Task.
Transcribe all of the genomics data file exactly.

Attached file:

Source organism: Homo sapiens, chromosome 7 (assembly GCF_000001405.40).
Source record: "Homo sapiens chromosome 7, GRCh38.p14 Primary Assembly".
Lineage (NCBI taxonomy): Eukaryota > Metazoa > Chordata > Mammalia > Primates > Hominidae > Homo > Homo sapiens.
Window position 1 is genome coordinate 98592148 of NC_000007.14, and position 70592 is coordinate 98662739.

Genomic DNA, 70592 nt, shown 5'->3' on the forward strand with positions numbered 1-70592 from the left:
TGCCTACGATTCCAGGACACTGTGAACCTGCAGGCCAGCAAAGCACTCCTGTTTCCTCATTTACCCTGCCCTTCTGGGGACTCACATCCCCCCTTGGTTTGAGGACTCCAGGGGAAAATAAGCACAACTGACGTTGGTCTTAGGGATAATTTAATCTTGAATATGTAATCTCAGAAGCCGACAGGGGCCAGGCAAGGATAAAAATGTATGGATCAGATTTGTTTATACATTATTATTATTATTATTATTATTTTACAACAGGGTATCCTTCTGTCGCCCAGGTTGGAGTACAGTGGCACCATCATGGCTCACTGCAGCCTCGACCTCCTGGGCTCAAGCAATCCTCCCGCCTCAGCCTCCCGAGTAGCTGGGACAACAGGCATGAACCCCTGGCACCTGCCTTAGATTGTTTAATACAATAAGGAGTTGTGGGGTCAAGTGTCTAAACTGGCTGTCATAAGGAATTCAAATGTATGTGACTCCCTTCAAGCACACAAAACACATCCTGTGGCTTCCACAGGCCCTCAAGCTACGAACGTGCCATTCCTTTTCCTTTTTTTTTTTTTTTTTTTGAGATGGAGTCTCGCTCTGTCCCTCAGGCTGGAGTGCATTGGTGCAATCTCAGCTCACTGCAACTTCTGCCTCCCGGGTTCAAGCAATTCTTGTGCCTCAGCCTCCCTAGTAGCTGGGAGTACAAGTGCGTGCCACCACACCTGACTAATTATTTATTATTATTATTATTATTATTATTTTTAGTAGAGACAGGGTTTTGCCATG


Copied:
Source organism: Homo sapiens, chromosome 7 (assembly GCF_000001405.40).
Source record: "Homo sapiens chromosome 7, GRCh38.p14 Primary Assembly".
Lineage (NCBI taxonomy): Eukaryota > Metazoa > Chordata > Mammalia > Primates > Hominidae > Homo > Homo sapiens.
Window position 1 is genome coordinate 98592148 of NC_000007.14, and position 70592 is coordinate 98662739.

Genomic DNA, 70592 nt, shown 5'->3' on the forward strand with positions numbered 1-70592 from the left:
TGCCTACGATTCCAGGACACTGTGAACCTGCAGGCCAGCAAAGCACTCCTGTTTCCTCATTTACCCTGCCCTTCTGGGGACTCACATCCCCCCTTGGTTTGAGGACTCCAGGGGAAAATAAGCACAACTGACGTTGGTCTTAGGGATAATTTAATCTTGAATATGTAATCTCAGAAGCCGACAGGGGCCAGGCAAGGATAAAAATGTATGGATCAGATTTGTTTATACATTATTATTATTATTATTATTATTTTACAACAGGGTATCCTTCTGTCGCCCAGGTTGGAGTACAGTGGCACCATCATGGCTCACTGCAGCCTCGACCTCCTGGGCTCAAGCAATCCTCCCGCCTCAGCCTCCCGAGTAGCTGGGACAACAGGCATGAACCCCTGGCACCTGCCTTAGATTGTTTAATACAATAAGGAGTTGTGGGGTCAAGTGTCTAAACTGGCTGTCATAAGGAATTCAAATGTATGTGACTCCCTTCAAGCACACAAAACACATCCTGTGGCTTCCACAGGCCCTCAAGCTACGAACGTGCCATTCCTTTTCCTTTTTTTTTTTTTTTTTTTGAGATGGAGTCTCGCTCTGTCCCTCAGGCTGGAGTGCATTGGTGCAATCTCAGCTCACTGCAACTTCTGCCTCCCGGGTTCAAGCAATTCTTGTGCCTCAGCCTCCCTAGTAGCTGGGAGTACAAGTGCGTGCCACCACACCTGACTAATTATTTATTATTATTATTATTATTATTATTTTTAGTAGAGACAGGGTTTTGCCATG